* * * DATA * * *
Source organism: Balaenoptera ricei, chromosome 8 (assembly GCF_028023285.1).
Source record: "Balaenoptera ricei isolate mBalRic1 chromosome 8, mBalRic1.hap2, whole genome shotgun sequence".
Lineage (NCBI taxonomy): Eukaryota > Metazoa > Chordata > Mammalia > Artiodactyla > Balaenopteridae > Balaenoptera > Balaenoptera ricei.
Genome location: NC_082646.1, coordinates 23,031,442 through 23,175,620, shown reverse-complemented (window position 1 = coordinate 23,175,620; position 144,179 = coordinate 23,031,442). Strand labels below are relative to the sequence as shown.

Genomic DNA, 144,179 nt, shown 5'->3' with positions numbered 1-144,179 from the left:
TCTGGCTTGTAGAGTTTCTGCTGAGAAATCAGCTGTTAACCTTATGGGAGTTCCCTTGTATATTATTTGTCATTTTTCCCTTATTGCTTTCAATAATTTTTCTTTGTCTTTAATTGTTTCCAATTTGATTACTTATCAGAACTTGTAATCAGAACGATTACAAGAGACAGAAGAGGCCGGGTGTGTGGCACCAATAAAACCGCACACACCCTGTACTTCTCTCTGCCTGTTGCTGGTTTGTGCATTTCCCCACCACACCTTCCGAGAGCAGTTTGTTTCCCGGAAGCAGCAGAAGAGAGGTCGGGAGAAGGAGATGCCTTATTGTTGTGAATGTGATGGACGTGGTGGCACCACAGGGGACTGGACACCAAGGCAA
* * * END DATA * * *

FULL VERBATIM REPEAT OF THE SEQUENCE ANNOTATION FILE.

Source organism: Balaenoptera ricei, chromosome 8 (assembly GCF_028023285.1).
Source record: "Balaenoptera ricei isolate mBalRic1 chromosome 8, mBalRic1.hap2, whole genome shotgun sequence".
Lineage (NCBI taxonomy): Eukaryota > Metazoa > Chordata > Mammalia > Artiodactyla > Balaenopteridae > Balaenoptera > Balaenoptera ricei.
Genome location: NC_082646.1, coordinates 23,031,442 through 23,175,620, shown reverse-complemented (window position 1 = coordinate 23,175,620; position 144,179 = coordinate 23,031,442). Strand labels below are relative to the sequence as shown.

Genomic DNA, 144,179 nt, shown 5'->3' with positions numbered 1-144,179 from the left:
TCTGGCTTGTAGAGTTTCTGCTGAGAAATCAGCTGTTAACCTTATGGGAGTTCCCTTGTATATTATTTGTCATTTTTCCCTTATTGCTTTCAATAATTTTTCTTTGTCTTTAATTGTTTCCAATTTGATTACTTATCAGAACTTGTAATCAGAACGATTACAAGAGACAGAAGAGGCCGGGTGTGTGGCACCAATAAAACCGCACACACCCTGTACTTCTCTCTGCCTGTTGCTGGTTTGTGCATTTCCCCACCACACCTTCCGAGAGCAGTTTGTTTCCCGGAAGCAGCAGAAGAGAGGTCGGGAGAAGGAGATGCCTTATTGTTGTGAATGTGATGGACGTGGTGGCACCACAGGGGACTGGACACCAAGGCAA